RICHMOND, Va. -- At the corner of East Clay and 11th Street in Richmond, a new addition is revealing an old secret.
You can’t see it at ground level. To catch a glimpse, you must go below. Way below.
“Yes. They did build them to last,” Peter Post, with Peter Post Restoration, said. “Everything this side of you is under the street.”
Construction crews recently replaced the front steps of the 1812 Wickham House at The Valentine Museum.
The work revealed a pair of long-forgotten underground vaults.
“The ingenuity that it took to create the space, and no one knows about it the surprise of it is quite giddy,” Post said. “It's quite exciting. This is the kind of thing that is quite exciting. Spaces like this in old buildings."
It’s a place where time has stood still for decades.
No electricity and no windows.
“I think this vault was built between 1820 to 1840,” Post said.
It’s dark, dank, and dungeon-like, but Post sees beauty in the brick.
“I am continually always fascinated and in wonderment about what they got done with the tools that they had back then compared to what we have today,” he said.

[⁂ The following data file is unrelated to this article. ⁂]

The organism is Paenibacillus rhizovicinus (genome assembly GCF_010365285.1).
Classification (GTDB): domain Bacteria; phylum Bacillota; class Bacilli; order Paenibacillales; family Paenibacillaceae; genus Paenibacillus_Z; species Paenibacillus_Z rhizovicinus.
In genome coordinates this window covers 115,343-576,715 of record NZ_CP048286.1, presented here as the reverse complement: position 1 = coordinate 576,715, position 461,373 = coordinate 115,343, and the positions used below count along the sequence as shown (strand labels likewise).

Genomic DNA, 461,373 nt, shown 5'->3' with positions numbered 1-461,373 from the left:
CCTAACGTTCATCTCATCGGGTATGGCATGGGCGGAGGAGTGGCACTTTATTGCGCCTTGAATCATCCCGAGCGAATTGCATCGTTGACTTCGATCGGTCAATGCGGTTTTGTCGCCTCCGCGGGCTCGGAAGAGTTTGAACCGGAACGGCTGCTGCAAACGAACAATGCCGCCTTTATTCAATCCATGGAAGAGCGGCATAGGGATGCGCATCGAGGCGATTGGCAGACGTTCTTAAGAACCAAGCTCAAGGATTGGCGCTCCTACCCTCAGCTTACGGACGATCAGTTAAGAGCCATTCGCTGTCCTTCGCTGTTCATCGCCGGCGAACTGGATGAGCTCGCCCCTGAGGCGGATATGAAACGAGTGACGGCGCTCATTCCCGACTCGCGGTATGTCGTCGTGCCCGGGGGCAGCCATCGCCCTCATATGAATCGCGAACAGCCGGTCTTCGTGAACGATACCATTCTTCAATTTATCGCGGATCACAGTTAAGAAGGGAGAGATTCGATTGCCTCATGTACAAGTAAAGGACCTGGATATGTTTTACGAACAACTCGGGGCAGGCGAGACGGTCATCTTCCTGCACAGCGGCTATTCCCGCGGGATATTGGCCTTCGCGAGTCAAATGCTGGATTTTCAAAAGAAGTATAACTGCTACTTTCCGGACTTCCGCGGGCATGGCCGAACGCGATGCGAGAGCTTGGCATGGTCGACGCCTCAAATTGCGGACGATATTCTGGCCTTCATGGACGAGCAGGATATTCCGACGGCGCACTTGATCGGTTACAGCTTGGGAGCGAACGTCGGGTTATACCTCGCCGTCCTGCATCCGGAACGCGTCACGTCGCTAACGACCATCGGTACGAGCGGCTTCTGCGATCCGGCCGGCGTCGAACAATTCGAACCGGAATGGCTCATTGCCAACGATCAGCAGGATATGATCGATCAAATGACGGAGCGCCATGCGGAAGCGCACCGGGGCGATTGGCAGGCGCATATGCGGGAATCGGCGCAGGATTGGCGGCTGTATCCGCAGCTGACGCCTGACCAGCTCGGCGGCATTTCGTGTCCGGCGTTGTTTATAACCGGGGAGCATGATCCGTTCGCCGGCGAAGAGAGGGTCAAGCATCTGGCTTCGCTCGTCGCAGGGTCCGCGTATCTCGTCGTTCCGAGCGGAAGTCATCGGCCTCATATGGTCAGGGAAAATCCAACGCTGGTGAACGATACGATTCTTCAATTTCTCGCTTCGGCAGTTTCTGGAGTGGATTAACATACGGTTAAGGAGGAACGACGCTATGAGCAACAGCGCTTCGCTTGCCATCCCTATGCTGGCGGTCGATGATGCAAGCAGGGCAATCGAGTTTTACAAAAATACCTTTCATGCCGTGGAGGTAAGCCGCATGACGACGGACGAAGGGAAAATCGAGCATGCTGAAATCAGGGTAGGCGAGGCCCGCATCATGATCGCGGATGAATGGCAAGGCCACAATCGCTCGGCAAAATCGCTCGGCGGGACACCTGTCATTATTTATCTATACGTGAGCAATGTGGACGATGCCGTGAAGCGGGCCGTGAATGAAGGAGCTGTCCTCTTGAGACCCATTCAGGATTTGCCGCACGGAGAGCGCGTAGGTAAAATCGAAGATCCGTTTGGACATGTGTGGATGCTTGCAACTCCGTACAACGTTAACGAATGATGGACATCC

Christina Vida, with The Valentine, said the museum is researching just who built the sturdy structures.
“The essence of over 100 years of work and labor and preservation really does hit you,” Vida said. “These weren’t just spaces for your home. These were places of Black labor, so we wanted to make sure while we were replacing the steps, we wanted to document the labor literally under our feet.”
Before refrigeration, Peter said underground vaults like these were used in the 19th century as cold storage to keep food from spoiling.
“They were all craftsmen back then. They did excellent work that has stood the test of time,” Post said.
On this day, Post led a small group of curious staff members and donors on a tour of the cramped quarters.
Towards the end of the 1800s, Post said the rooms were converted to store coal to heat the home above.
“I’m very excited about it. Especially all of the uses. Especially because it is subterranean and mysterious,” Post said.
As you walk through life remember to always look up. But remember it is always fun to think about what secrets lay below.
“It is a thrill every time I go down one because it is a time capsule,” Post said. “It takes you back.”
Because the vaults are very difficult to reach, they will not be open to the public.
The work on the Wickham House’s steps should be wrapped up in the coming days.
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